Most of the guidelines recommending the application of PP, state to use the preperitoneal method; only the EAST guideline [3] recommends the use of the retroperitoneal method. However, within the EAST guideline’s scientific foundation section for retroperitoneal PP, EAST ironically only includes literature on preperitoneal PP. This may be the cause of the variations in practice in the current findings. Although the most common response for what guideline the trauma center was following was the EAST guideline, only a couple of level 1 trauma centers following the EAST guideline stated they used both retroperitoneal and preperitoneal PP, and none stated they used solely retroperitoneal PP. Smith et al. [15] described the surgical technique for retroperitoneal pelvic packing in 2005. They state during the retroperitoneal approach, an 8-cm midline incision from the symphysis pubis in the caudal direction is made, skin and subcutaneous tissue are incised, and the fascia is divided in the midline. The pelvic brim is palpated, and laparotomy sponges are placed as deep to the brim as possible in the true pelvis. In 2007, Cothren et al. [6] published the first epidemiological study assessing outcomes in patients after modifying the technique for PP application by transitioning from applying PP to the retroperitoneum, to directly packing the pelvis using a preperitoneal approach addressing venous and bone hemorrhage without disrupting the pelvic hematoma. They described the surgical technique for the preperitoneal approach as a 6- to 8-cm midline incision made from the public symphysis in the cephalad direction. The midline fascia is also divided using the preperitoneal approach, but the peritoneum is left intact. Preperitoneal PP is applied to each side of the bladder into the pelvis below the pelvic brim. The Cothren et al. article on preperitoneal PP, as well as other articles on preperitoneal PP, were cited in the EAST guideline as evidence for application of retroperitoneal pelvic packing.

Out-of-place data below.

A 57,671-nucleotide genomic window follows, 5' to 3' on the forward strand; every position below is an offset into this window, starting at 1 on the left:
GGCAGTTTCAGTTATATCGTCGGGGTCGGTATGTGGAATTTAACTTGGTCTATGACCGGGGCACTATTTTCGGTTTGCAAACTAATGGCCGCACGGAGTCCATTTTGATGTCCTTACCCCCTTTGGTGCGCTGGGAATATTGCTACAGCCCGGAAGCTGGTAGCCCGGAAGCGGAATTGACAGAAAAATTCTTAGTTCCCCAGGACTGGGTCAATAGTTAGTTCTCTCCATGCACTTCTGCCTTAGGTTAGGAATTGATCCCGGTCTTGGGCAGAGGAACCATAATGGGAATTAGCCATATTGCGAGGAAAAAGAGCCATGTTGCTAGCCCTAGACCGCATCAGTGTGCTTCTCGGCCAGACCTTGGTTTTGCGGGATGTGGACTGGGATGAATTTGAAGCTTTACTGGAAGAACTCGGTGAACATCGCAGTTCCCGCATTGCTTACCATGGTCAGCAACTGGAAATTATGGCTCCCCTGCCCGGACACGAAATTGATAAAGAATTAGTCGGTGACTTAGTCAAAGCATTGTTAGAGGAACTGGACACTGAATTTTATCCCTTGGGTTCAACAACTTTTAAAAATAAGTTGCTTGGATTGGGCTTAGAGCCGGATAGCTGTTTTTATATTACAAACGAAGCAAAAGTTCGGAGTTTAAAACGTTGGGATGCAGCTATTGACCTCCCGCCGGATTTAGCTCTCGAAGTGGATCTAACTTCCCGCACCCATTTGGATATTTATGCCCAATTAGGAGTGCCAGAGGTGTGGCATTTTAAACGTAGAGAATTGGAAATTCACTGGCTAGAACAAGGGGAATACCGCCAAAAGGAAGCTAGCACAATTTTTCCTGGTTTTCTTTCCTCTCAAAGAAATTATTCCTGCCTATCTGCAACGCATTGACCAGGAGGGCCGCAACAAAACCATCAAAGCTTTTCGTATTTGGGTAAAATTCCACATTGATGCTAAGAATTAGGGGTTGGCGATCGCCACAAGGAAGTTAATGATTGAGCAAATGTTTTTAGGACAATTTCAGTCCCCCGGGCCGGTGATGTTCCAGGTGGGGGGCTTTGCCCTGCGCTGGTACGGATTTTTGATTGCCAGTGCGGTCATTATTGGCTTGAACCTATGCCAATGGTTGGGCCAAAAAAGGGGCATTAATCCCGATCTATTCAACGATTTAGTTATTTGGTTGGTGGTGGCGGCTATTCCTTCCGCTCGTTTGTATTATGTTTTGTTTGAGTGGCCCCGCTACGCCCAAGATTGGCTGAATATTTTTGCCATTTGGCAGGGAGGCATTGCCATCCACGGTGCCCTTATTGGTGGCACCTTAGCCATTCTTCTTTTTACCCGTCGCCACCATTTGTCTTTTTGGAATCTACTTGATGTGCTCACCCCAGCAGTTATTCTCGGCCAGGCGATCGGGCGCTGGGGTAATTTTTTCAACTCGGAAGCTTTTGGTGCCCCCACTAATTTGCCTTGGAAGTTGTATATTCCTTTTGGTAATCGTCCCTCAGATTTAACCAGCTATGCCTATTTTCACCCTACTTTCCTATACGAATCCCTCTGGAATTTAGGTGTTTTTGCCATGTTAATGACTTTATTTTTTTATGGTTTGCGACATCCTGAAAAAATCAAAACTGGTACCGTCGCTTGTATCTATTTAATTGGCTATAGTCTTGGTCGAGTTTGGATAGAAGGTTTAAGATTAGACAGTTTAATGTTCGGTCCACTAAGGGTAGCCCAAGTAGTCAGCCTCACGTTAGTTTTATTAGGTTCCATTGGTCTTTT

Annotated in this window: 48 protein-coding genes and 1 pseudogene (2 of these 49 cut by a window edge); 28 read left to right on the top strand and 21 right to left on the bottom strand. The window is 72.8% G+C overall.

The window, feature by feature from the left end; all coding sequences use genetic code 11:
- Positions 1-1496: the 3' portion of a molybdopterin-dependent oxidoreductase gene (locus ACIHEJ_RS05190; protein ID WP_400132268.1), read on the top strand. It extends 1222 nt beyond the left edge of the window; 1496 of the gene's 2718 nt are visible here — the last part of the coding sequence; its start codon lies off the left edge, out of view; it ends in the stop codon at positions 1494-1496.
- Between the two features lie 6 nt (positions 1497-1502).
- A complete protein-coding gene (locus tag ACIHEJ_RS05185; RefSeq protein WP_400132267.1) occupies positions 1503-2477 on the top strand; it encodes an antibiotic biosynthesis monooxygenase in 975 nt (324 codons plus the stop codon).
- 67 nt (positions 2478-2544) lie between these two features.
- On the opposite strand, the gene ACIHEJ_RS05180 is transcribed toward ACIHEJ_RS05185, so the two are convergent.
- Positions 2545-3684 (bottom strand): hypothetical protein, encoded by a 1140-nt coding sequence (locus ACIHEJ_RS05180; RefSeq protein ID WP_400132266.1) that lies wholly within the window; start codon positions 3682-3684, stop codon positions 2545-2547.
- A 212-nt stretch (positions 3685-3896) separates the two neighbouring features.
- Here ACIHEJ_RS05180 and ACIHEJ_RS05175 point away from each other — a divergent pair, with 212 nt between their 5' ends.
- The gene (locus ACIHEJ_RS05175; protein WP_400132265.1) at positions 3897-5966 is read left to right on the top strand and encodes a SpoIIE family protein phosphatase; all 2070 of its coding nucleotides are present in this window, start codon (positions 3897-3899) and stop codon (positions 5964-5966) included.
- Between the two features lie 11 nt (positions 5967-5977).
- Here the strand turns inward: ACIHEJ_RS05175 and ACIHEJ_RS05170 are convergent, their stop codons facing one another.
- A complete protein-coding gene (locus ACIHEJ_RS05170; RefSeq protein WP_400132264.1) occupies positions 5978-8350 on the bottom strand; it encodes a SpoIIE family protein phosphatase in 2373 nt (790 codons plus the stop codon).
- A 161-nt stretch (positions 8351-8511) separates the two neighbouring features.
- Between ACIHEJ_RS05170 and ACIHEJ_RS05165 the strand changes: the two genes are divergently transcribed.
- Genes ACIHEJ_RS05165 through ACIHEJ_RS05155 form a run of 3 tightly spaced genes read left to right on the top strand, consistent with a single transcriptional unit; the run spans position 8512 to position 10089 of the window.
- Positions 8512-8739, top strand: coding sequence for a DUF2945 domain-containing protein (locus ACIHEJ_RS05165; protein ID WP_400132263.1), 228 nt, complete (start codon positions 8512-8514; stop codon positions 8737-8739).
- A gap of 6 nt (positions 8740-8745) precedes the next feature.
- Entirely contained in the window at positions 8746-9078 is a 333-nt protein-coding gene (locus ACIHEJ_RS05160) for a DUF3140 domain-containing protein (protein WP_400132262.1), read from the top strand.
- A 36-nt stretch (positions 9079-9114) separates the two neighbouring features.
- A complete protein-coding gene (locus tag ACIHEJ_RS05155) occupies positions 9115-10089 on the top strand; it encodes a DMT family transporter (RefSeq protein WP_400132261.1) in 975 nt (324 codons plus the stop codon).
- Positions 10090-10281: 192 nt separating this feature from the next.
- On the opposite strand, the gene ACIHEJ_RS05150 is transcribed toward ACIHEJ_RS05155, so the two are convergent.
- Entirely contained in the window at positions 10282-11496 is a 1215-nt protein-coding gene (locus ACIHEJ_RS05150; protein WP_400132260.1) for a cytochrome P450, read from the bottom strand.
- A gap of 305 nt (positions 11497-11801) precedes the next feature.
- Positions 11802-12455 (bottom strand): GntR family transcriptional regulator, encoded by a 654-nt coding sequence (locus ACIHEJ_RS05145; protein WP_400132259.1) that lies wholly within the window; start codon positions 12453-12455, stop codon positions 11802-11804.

The safety and effectiveness of PP remains controversial; there was incongruence in participant’s responses when asked if PP was an effective treatment method to control pelvic hemorrhage. Only a third of participants perceived that PP was effective. Marzi et al. [16] conducted a literature review on pelvic fracture management in 2009 and concluded that pelvic packing should be used for hemodynamically unstable patients who do not respond to resuscitative fluids and those requiring continuous fluids to maintain hemodynamic stability. Many studies [9, 11, 1618] have compared PP to angioembolization as a treatment modality, leading to some [4, 15, 1921] concluding that that the two approaches should not be compared and should instead be viewed as complementary. In 2018, Muntasar et al. [9] found insufficient evidence to support superiority of one treatment modality over the other. Cothren et al. [6] observed a reduction in their own mortality rate in patients with pelvic fractures, from roughly 50 to 25%, after adopting an algorithm using PP. Although, trauma medical directors did not agree on the effectiveness of PP, a majority of the trauma medical directors perceived that PP was a “safe” treatment method or “sometimes safe”; only one trauma medical director perceived that PP was “not safe”.